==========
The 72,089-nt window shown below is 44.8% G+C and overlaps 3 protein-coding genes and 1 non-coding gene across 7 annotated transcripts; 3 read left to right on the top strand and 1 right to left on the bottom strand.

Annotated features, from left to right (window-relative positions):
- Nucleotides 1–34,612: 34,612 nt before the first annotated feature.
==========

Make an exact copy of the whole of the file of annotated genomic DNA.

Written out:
The 72,089-nt window shown below is 44.8% G+C and overlaps 3 protein-coding genes and 1 non-coding gene across 7 annotated transcripts; 3 read left to right on the top strand and 1 right to left on the bottom strand.

Annotated features, from left to right (window-relative positions):
- Nucleotides 1–34,612: 34,612 nt before the first annotated feature.